I was not appreciative at first because I hated swimming. It was a lot of work and it was boring at times. Regardless of my complaining, my mom forced me to go to practice three times a week. In the end, I was thankful she did this because it reinforced the value that you should never quit anything you start. It also made me form a routine. She made me finish all my homework before swim practice. In this sense, swimming taught me to get my work done early and not procrastinate.
There’s a certain mentality you need in order to be a swimmer. As Michael Phelps says, “I wouldn’t say anything is impossible. I think that everything is possible as long as you put your mind to it and put the work and time into it”. Swimming takes a lot of time and effort in order to see improvements. It is not only a competitive sport but also an individual sport. You have to be a hard working person and have the motivation to continue swimming even when you want to stop. Through swimming, I’ve met some of my closest friends that have to same work ethics and mentality as me. By being competitive with each other, we motivate each other to swim faster during sets. We always try to have a positive attitude in order to finish an intense set. At times, your body may ache so much to the point where your arms and legs feel like jelly and you may feel like you can’t breathe. In the end, you know this burn is worth it because it will show improvements in your times.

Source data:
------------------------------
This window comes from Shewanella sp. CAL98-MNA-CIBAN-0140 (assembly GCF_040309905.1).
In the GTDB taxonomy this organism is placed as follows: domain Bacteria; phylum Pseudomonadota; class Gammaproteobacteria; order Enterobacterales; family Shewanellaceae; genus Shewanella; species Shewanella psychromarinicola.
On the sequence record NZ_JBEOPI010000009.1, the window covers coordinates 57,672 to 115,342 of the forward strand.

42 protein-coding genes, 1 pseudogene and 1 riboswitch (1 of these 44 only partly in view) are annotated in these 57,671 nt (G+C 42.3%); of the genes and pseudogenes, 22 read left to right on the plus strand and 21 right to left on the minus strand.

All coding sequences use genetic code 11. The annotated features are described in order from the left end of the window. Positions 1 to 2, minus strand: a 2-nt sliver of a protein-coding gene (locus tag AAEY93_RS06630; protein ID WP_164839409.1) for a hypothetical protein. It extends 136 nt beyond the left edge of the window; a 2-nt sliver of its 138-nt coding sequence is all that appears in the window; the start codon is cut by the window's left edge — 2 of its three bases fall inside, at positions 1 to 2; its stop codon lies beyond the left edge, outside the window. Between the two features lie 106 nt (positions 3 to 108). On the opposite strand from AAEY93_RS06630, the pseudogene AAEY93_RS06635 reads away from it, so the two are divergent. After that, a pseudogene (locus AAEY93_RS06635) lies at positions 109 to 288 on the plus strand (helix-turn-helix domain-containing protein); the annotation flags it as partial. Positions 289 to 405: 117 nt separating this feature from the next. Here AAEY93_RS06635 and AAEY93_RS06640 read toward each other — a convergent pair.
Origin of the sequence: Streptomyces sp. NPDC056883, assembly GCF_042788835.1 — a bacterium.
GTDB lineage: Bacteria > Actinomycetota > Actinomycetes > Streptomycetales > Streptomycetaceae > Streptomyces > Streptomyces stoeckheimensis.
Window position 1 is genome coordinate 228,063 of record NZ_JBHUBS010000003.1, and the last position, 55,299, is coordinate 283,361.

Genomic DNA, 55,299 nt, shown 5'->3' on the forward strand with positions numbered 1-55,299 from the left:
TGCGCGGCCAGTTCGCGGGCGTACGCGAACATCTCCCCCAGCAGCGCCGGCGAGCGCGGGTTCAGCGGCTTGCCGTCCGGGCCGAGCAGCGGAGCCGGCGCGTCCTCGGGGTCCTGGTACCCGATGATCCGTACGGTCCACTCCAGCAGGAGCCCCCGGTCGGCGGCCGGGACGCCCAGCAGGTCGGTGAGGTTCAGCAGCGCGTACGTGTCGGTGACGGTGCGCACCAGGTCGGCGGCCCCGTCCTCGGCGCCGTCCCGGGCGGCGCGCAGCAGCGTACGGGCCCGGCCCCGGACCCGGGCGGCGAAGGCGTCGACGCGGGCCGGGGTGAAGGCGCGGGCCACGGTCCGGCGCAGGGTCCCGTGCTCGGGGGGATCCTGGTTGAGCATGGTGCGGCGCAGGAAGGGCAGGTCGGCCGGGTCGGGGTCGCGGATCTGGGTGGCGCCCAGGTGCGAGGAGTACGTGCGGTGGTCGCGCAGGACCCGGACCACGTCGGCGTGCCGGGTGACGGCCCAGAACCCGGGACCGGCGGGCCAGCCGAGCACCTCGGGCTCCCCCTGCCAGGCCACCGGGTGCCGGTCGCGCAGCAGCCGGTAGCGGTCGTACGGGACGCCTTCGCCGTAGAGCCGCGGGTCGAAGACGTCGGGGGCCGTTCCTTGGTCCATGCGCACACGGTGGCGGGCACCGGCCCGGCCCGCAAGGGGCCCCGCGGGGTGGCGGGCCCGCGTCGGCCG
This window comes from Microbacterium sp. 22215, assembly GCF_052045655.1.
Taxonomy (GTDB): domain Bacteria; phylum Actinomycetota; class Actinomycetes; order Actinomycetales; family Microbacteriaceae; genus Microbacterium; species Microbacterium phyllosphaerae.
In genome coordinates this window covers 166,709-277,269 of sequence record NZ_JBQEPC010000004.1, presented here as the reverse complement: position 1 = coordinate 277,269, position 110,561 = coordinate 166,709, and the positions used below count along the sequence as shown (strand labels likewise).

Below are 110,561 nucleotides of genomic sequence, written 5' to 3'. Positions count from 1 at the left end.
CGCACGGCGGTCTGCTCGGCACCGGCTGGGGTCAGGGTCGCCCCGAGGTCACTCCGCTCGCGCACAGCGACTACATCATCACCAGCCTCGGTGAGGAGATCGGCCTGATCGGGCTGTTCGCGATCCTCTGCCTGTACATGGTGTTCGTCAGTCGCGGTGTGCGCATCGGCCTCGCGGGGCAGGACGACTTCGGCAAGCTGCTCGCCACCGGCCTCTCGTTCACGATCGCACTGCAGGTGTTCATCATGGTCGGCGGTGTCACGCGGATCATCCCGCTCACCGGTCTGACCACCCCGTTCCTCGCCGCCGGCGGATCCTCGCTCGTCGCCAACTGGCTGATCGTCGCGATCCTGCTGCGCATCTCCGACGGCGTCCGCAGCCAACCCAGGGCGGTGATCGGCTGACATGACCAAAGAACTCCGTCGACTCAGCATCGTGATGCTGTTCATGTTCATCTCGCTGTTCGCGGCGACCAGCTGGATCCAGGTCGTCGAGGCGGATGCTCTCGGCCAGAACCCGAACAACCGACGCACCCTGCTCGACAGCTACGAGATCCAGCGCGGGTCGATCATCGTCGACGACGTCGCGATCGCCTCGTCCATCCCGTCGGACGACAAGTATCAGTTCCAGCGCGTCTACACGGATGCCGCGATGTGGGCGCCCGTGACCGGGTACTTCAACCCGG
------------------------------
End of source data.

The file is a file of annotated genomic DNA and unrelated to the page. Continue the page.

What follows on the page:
The team aspect of swimming is something I miss dearly. Swimming alone is just not the same. It’s hard to self-motivate. There’s something about struggling with other people that helps you get through anything. Just knowing that you aren’t the only one having a hard time makes you want to keep up with your teammates. The bond I have formed with them is irreplaceable. I believe you can accomplish anything with a good team that can support you mentally.